Houston City Council held a special meeting Tuesday on two controversial ride-sharing services. Uber and Lyft are smart-phone apps that work like a taxi service.
Taxi drivers don't like it, but the city of Houston is another step closer to allowing shared ride services to operate in Houston. Ride-sharing companies Uber and Lyft are already rolling through the streets of Houston and picking up passengers who use a phone app to reserve a ride. Their payment is considered a donation.
They've been operating illegally, but now the city of Houston is on the verge of making changes to put them and cab companies on an even playing field.
"Every driver gets fingerprinted, a background check; every vehicle gets inspected at least $1 million insurance," said Chris Newport, with the City of Houston.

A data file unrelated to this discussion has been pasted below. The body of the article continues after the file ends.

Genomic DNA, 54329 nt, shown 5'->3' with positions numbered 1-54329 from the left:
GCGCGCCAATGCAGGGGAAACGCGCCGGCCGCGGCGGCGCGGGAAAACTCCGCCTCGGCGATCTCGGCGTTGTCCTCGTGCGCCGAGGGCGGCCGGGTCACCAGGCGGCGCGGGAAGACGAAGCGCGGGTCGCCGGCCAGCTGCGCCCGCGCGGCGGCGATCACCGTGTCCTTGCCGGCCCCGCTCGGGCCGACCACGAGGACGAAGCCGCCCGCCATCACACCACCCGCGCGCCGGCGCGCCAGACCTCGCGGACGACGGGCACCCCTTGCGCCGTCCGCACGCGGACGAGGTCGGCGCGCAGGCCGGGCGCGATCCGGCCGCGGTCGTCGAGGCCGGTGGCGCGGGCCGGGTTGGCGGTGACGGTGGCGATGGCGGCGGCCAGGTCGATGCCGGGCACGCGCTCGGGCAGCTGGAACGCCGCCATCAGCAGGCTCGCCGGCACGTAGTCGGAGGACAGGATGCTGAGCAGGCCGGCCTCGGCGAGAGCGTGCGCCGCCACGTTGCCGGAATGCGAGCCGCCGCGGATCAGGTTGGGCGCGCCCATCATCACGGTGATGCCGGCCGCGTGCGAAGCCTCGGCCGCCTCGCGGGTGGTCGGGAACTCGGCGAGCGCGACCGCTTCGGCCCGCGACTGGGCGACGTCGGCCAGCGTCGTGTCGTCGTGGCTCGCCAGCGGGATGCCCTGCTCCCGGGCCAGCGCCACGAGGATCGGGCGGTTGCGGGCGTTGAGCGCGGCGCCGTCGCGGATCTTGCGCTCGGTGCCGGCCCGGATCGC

But taxi companies are trying to put the brakes on the proposed new regulations. For one, the new rules would do away with a minimum $70 fare for limousines and the 30-minute required pickup time for taxi cabs.
"The bully comes in and takes away the lunch money from all the drivers. We got drivers here for 10, 20 years," said Ramon Martinez, with Yellow Cab.
The proposed city changes were announced one day after a federal judge declined to issue a temporary restraining order that was sought by cab companies in Houston. Because the ride-sharing services are not currently legal, the city has been issuing tickets to drivers who pick up passengers.
But that would soon change, if the proposed regulations are passed.
While the city continues to weigh these proposed regulations, a federal judge has set a July 15 court date to hear the request for an injunction against the ride-sharing companies that was filed by cab companies.